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Nicolas de GRIGNY (1672-1703) Premier Livre d'Orgue
Messe d'orgue [76:13]
Veni Creator [19:45]
Pange lingua [12:14]
Verbum supernum [11:17]
Ave maris stella [12:48]
A solis ortus [13:15]
David Ponsford (organ)
Russell Burton, Timothy Burton, Daniel Gilchrist, Jeremy Marshall, Deryck Webb, Elvin Young (chant), Philip Humphries (serpent)
L'ecole de Nivers/Deryck Webb, Russell Burton
rec. 2016, Sarlat Cathedral, France (organ), Tewkesbury Abbey, UK (chant) NIMBUS ALLIANCE NI6342 [2 CDs: 145:32]
The organ has played a major part in the liturgy of the Christian church since the Renaissance but only a small number of compositions have been preserved from the early periods, and even from as late as the 17th and 18th centuries, far less organ music has come down to us than was actually played then in the many churches and chapels across Europe. The main reason is that improvisation was the most important skill expected of an organist. In Lutheran Germany, organists were among the most revered musicians in town; they played a key role in its musical life and often had many pupils. The latter accounts for why a number of organ works have been preserved; these sometimes had their roots in improvisations and were later written down, either by the organist himself or by his pupils, with a pedagogical purpose, and sometimes music was specifically written and published in order to instruct organists in the art of arranging a hymn.
Whereas a relatively large repertoire of organ music has come down to us from Germany, the organ repertoire from what is known as the 'classical period' in France - largely from the late 16th to the late 18th century - is rather limited. Here, the organ was mainly used to alternate with the choir in the performance of Mass and in other liturgical works, such as hymns. The printed oeuvre of some of the main composers of organ music is rather small; François Couperin, for instance, published two masses, Gaspard Corrette only one. We know of a published collection of twelve pieces by Louis Marchand; other of his pieces have been preserved in manuscript. Nicolas Lebègue was one of the most prolific composers, with three printed organ books; similarly, Guillaume-Gabriel Nivers, who specifically focused on liturgical music, published a large corpus of plainchant.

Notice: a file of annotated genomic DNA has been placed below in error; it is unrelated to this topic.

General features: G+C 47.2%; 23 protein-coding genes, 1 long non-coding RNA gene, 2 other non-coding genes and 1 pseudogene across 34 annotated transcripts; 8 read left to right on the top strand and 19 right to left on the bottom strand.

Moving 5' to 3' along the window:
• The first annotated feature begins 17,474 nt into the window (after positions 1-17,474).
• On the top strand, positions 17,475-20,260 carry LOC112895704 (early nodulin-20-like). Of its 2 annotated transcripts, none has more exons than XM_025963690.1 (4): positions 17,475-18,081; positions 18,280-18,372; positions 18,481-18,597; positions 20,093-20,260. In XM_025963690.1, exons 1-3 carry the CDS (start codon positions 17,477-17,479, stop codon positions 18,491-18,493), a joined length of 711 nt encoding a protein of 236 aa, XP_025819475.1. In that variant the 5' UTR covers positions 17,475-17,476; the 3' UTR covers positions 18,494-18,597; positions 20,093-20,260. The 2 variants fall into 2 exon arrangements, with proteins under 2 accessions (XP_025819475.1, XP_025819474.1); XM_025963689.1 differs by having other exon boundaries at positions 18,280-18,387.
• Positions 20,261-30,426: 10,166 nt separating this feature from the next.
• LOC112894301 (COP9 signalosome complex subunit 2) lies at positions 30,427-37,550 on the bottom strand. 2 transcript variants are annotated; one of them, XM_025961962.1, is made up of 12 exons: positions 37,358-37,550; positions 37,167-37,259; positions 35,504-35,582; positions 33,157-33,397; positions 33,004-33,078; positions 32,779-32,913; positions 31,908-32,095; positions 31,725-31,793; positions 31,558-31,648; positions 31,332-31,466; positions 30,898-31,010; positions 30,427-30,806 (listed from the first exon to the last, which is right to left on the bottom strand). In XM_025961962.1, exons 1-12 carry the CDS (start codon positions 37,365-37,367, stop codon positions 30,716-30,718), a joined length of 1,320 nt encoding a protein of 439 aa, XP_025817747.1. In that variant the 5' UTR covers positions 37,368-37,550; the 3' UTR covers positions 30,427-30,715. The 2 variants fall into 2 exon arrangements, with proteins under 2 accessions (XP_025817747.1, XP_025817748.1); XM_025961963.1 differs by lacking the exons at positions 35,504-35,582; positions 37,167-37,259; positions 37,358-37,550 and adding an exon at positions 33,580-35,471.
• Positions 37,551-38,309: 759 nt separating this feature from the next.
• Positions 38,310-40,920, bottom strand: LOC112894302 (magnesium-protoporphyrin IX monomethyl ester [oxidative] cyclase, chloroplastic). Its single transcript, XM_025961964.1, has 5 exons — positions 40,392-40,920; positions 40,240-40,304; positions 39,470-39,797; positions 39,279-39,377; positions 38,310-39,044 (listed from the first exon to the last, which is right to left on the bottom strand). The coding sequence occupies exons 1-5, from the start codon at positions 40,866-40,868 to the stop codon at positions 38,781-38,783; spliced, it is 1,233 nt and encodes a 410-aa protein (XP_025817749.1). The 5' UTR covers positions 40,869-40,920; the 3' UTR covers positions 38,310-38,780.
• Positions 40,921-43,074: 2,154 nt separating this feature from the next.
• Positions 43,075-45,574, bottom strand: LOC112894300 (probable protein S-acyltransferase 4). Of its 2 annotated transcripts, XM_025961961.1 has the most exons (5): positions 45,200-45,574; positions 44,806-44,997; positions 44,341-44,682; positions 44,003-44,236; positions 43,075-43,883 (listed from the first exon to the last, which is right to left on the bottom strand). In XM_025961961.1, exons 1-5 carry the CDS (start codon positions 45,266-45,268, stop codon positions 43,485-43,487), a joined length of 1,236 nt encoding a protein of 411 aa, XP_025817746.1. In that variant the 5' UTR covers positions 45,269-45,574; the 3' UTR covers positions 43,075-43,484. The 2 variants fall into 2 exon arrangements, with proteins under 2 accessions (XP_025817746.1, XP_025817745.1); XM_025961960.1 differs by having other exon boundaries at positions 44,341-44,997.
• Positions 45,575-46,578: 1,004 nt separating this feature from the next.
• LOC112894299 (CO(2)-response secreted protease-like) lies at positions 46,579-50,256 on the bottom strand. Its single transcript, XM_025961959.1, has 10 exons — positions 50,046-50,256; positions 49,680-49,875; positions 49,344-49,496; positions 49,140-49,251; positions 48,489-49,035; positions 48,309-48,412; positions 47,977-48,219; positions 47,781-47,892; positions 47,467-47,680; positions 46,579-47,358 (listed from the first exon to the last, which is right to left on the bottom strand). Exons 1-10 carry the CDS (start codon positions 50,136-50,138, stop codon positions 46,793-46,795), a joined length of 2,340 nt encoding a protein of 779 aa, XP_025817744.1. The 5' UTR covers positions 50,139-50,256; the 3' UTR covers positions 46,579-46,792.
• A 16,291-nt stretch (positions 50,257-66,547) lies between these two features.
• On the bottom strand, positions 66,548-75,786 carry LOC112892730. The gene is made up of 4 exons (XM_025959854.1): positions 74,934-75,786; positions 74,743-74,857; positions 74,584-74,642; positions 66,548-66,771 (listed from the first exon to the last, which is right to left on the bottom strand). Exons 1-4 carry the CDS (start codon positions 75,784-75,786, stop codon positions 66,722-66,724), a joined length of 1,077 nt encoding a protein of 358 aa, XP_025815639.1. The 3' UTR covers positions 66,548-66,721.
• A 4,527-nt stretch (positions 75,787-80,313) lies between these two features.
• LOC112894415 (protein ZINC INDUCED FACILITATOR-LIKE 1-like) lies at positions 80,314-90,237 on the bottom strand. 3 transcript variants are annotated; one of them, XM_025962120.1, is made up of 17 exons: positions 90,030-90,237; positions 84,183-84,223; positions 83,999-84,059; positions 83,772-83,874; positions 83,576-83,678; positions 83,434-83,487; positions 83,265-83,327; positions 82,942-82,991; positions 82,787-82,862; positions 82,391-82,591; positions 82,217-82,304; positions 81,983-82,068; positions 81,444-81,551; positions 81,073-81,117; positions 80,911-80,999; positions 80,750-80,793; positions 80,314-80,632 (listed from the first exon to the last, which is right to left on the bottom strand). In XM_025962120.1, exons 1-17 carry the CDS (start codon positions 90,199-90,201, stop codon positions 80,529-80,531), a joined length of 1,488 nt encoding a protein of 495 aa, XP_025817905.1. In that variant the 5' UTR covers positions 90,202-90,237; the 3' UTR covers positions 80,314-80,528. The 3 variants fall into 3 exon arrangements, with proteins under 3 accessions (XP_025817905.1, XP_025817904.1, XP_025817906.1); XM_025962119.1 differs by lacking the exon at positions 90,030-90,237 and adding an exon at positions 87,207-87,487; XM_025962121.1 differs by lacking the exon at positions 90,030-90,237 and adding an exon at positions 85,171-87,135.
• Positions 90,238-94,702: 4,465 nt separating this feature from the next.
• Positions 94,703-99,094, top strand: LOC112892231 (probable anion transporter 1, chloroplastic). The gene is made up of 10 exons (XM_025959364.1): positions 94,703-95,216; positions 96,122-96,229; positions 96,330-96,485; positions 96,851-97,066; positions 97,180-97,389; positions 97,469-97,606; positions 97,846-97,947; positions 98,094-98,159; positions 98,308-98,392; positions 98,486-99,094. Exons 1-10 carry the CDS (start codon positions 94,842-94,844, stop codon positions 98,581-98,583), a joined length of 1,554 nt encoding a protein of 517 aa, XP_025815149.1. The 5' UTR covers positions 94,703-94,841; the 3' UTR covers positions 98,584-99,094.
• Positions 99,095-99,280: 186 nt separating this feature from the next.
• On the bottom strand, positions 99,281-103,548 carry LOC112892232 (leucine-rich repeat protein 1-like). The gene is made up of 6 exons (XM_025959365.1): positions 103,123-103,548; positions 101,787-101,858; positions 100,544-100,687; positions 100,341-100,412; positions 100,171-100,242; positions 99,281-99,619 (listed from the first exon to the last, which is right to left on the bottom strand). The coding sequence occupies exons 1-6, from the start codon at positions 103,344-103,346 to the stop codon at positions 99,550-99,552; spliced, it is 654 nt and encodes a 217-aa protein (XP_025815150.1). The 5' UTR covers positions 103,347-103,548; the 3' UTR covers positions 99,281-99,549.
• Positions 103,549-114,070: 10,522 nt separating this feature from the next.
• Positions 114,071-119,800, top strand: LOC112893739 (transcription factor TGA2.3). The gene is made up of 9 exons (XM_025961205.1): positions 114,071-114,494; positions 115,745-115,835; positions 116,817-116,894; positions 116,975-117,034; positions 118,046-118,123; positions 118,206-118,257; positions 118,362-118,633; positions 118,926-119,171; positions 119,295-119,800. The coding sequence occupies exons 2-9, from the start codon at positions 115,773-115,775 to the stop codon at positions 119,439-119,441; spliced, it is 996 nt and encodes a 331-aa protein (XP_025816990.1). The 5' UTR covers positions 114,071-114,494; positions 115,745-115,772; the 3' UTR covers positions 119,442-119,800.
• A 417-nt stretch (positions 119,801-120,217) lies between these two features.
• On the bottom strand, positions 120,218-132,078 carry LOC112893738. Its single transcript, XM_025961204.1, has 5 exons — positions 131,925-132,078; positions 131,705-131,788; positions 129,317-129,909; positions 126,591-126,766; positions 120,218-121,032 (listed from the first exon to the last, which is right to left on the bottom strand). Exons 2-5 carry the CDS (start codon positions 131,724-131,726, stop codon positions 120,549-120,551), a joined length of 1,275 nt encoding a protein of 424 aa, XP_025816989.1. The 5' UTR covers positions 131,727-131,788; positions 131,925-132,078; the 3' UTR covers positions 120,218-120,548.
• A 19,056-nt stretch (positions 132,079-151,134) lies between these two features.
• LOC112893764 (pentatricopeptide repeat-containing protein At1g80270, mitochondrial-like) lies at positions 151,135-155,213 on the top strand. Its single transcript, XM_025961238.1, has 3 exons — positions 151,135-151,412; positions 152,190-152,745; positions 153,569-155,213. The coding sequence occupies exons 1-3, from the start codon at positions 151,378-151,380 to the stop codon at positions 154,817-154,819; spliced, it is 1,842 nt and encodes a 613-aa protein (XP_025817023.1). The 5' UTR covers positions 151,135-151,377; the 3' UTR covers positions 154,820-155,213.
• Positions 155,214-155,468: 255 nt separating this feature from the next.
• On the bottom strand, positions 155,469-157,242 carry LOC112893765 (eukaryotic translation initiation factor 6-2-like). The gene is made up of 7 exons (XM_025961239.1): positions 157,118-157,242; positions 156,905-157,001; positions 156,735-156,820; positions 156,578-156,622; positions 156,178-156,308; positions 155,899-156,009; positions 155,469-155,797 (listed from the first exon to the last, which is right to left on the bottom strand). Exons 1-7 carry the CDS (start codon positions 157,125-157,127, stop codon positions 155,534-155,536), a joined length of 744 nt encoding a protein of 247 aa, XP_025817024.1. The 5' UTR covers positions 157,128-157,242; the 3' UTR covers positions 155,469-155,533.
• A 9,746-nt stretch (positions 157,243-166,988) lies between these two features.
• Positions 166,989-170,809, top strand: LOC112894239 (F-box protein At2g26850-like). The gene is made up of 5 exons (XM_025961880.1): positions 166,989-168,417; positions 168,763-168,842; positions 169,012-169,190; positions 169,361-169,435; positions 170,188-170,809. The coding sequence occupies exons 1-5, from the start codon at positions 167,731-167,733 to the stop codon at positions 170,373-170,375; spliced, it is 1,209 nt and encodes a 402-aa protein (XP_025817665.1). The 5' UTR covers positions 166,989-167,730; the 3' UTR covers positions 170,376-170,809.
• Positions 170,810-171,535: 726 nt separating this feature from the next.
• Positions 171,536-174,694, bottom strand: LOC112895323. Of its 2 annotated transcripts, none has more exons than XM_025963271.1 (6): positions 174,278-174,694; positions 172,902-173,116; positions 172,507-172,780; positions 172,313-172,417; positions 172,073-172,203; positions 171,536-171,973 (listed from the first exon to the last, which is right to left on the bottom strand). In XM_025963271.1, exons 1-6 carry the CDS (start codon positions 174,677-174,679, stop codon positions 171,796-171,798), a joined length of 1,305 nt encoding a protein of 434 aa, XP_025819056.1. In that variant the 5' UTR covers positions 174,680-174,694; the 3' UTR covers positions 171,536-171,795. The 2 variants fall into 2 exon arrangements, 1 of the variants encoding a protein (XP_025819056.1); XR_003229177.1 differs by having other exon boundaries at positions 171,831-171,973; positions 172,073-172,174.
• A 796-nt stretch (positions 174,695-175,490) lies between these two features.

Nicolas de Grigny is generally considered to be one of the greatest representatives of the classical French organ school. As was so often the case, he followed in his father’s footsteps and from 1697 until his early death in 1703 he was organist at Rheims Cathedral. His grandfather and an uncle were also active as organists and in the late 1680s and early 1690s, he was a pupil of Nicolas Lebègue, one of the organists of the Chapelle Royale. From 1693 to 1695 he was organist of the abbey church of St Denis, where the rulers of France were buried. In 1699 he published his Premier livre d’orgue contenant une messe et les hymnes des principalles festes de l’année. The title suggests that there was moreto come, but his death prevented that happening.
There are a number of reasons explaining why such a book of organ pieces was published It was certainly a way for a composer to display his talents. However, it was probably also intended as instruction for organists for the alternatim practice. Although organists were expected to improvise, it is unlikely that all had the skill to do so. A book like Grigny's could give him ideas for day-to-day practice in his own church. It is unlikely that he could actually play them as written, either because of the technical requirements of Grigny's music, or because his pieces were written for the large organ he himself had at his disposal. Unfortunately, that instrument has not survived; only its case is extant. In fact, relatively few instruments from the time have been preserved in a sufficiently good state to enable performances which do justice to the music of Grigny and other composers of his time. Here, David Ponsford plays the organ of Sarlat Cathedral.